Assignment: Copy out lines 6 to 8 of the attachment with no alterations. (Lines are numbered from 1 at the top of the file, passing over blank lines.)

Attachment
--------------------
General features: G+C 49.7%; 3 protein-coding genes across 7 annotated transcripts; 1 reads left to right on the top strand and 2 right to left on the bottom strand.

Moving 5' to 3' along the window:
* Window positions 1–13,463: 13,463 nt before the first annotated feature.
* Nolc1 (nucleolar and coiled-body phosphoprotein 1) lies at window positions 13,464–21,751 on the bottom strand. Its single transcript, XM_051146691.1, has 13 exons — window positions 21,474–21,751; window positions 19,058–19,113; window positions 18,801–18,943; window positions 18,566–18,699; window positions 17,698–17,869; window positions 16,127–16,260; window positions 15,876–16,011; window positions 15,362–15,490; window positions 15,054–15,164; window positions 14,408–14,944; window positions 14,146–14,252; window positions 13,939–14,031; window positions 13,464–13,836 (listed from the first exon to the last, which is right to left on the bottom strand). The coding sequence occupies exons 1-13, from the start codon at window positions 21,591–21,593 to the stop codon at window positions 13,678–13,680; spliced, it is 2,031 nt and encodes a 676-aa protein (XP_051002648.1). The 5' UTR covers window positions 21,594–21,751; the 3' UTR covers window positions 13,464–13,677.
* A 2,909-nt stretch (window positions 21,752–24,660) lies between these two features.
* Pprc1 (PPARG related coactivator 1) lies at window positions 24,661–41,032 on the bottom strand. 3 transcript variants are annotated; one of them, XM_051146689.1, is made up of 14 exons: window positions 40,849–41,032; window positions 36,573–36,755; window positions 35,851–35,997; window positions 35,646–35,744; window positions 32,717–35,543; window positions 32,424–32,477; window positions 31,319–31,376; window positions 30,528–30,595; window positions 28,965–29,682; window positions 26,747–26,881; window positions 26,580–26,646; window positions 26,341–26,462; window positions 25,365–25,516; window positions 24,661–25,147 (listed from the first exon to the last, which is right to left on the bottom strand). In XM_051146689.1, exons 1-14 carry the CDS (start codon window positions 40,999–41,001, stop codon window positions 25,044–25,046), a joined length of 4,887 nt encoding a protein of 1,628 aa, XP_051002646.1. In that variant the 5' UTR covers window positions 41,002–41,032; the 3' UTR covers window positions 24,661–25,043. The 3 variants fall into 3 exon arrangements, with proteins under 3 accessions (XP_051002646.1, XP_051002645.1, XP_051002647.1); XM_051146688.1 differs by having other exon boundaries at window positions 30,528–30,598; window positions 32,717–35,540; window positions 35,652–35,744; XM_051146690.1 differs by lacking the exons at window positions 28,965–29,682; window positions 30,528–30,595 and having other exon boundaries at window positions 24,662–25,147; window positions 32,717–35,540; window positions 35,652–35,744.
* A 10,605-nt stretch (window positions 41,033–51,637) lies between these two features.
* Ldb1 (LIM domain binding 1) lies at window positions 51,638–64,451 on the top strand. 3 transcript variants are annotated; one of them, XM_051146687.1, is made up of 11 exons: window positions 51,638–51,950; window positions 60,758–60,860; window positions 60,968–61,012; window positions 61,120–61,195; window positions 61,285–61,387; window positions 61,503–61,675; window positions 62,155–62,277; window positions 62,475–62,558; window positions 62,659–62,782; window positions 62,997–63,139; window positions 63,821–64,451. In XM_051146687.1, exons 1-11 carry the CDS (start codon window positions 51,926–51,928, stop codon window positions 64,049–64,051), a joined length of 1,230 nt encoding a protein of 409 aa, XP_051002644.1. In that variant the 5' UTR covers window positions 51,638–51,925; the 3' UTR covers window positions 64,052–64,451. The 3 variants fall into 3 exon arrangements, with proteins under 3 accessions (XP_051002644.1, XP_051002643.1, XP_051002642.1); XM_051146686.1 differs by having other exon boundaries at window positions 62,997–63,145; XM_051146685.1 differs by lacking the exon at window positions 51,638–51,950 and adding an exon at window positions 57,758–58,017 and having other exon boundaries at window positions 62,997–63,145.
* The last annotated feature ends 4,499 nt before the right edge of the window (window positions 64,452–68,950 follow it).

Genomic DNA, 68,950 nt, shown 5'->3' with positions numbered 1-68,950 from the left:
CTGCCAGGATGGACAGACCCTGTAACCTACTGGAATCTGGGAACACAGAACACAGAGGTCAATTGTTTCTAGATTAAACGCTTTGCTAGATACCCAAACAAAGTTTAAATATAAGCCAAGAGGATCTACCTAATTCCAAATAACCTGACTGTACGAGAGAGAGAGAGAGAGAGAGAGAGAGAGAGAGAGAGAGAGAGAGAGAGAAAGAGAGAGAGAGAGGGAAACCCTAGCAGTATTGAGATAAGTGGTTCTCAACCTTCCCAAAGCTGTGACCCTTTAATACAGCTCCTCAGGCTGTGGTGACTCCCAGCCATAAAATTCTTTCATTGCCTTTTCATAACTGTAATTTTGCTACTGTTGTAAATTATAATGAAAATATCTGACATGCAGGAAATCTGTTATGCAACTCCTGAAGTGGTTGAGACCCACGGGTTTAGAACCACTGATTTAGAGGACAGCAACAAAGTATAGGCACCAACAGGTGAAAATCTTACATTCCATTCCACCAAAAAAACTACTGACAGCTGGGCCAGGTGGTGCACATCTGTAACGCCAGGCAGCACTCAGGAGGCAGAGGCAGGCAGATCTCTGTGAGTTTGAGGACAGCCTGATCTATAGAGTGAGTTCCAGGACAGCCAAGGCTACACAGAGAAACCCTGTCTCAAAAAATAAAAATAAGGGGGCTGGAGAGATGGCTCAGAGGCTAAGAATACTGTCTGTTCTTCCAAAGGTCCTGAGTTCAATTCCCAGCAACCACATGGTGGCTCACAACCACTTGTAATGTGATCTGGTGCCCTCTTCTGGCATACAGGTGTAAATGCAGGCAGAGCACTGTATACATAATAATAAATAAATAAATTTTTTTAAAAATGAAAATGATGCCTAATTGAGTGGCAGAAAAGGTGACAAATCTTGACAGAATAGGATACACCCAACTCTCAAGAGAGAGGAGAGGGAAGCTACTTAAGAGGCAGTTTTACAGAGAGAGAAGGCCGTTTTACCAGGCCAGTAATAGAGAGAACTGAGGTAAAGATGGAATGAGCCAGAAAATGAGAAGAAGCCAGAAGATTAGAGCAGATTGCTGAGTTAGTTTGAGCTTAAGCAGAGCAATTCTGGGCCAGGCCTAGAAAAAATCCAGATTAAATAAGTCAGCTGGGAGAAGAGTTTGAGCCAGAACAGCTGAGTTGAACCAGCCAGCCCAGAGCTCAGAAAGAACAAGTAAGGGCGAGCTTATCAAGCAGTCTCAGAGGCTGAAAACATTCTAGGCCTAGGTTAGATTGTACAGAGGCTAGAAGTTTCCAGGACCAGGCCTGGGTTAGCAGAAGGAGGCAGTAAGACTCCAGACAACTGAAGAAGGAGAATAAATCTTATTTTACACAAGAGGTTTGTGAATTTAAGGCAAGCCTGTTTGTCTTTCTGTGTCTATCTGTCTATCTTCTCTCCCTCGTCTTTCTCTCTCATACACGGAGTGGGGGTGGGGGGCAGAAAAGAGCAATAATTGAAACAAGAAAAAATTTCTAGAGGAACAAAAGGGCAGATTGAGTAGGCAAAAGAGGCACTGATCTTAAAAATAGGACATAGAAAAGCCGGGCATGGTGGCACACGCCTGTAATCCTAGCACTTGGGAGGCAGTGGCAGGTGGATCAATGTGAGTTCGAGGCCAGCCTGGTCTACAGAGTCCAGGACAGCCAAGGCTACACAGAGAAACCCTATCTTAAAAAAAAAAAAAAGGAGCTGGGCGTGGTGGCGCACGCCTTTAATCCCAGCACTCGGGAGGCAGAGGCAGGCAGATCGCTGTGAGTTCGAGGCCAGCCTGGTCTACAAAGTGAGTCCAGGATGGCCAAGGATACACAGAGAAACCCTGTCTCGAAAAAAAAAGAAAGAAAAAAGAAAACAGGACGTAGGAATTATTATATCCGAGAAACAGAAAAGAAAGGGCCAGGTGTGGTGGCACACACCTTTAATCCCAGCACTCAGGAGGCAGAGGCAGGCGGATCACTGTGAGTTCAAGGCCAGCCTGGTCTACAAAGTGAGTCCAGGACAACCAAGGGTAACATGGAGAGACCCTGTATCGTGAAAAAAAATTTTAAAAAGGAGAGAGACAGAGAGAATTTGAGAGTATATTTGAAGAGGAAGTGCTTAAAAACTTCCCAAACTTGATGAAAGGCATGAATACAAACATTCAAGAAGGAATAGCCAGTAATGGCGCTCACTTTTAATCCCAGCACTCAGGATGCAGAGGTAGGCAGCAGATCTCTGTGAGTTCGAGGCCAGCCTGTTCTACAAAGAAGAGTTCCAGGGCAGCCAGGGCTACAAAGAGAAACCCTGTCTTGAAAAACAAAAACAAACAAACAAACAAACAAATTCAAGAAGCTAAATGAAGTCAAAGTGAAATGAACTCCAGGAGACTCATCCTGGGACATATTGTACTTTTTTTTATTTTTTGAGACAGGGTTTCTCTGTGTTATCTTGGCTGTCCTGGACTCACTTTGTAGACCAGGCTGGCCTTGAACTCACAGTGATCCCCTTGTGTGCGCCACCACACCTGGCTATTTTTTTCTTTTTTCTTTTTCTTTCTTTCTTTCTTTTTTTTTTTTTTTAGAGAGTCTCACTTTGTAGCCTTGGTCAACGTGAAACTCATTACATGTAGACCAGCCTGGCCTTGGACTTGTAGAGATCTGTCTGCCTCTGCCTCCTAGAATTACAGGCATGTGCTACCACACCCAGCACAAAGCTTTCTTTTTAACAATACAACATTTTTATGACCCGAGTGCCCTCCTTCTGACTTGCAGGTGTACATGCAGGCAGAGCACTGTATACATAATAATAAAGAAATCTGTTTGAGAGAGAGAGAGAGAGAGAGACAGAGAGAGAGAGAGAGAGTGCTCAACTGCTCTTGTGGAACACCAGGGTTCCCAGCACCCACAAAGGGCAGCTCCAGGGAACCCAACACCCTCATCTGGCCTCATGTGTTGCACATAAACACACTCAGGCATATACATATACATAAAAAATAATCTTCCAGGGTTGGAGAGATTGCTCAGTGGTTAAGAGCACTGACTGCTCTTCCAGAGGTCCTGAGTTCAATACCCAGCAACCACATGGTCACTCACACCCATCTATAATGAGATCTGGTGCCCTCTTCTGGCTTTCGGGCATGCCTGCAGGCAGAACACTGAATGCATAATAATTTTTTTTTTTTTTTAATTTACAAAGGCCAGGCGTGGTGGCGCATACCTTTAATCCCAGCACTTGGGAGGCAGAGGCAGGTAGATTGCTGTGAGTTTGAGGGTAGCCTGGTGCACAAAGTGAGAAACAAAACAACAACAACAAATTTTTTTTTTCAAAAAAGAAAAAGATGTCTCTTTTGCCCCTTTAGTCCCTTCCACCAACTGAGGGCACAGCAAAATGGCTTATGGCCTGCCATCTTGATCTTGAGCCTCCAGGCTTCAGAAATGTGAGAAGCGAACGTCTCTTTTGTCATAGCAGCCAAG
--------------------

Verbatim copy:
* Pprc1 (PPARG related coactivator 1) lies at window positions 24,661–41,032 on the bottom strand. 3 transcript variants are annotated; one of them, XM_051146689.1, is made up of 14 exons: window positions 40,849–41,032; window positions 36,573–36,755; window positions 35,851–35,997; window positions 35,646–35,744; window positions 32,717–35,543; window positions 32,424–32,477; window positions 31,319–31,376; window positions 30,528–30,595; window positions 28,965–29,682; window positions 26,747–26,881; window positions 26,580–26,646; window positions 26,341–26,462; window positions 25,365–25,516; window positions 24,661–25,147 (listed from the first exon to the last, which is right to left on the bottom strand). In XM_051146689.1, exons 1-14 carry the CDS (start codon window positions 40,999–41,001, stop codon window positions 25,044–25,046), a joined length of 4,887 nt encoding a protein of 1,628 aa, XP_051002646.1. In that variant the 5' UTR covers window positions 41,002–41,032; the 3' UTR covers window positions 24,661–25,043. The 3 variants fall into 3 exon arrangements, with proteins under 3 accessions (XP_051002646.1, XP_051002645.1, XP_051002647.1); XM_051146688.1 differs by having other exon boundaries at window positions 30,528–30,598; window positions 32,717–35,540; window positions 35,652–35,744; XM_051146690.1 differs by lacking the exons at window positions 28,965–29,682; window positions 30,528–30,595 and having other exon boundaries at window positions 24,662–25,147; window positions 32,717–35,540; window positions 35,652–35,744.
* A 10,605-nt stretch (window positions 41,033–51,637) lies between these two features.
* Ldb1 (LIM domain binding 1) lies at window positions 51,638–64,451 on the top strand. 3 transcript variants are annotated; one of them, XM_051146687.1, is made up of 11 exons: window positions 51,638–51,950; window positions 60,758–60,860; window positions 60,968–61,012; window positions 61,120–61,195; window positions 61,285–61,387; window positions 61,503–61,675; window positions 62,155–62,277; window positions 62,475–62,558; window positions 62,659–62,782; window positions 62,997–63,139; window positions 63,821–64,451. In XM_051146687.1, exons 1-11 carry the CDS (start codon window positions 51,926–51,928, stop codon window positions 64,049–64,051), a joined length of 1,230 nt encoding a protein of 409 aa, XP_051002644.1. In that variant the 5' UTR covers window positions 51,638–51,925; the 3' UTR covers window positions 64,052–64,451. The 3 variants fall into 3 exon arrangements, with proteins under 3 accessions (XP_051002644.1, XP_051002643.1, XP_051002642.1); XM_051146686.1 differs by having other exon boundaries at window positions 62,997–63,145; XM_051146685.1 differs by lacking the exon at window positions 51,638–51,950 and adding an exon at window positions 57,758–58,017 and having other exon boundaries at window positions 62,997–63,145.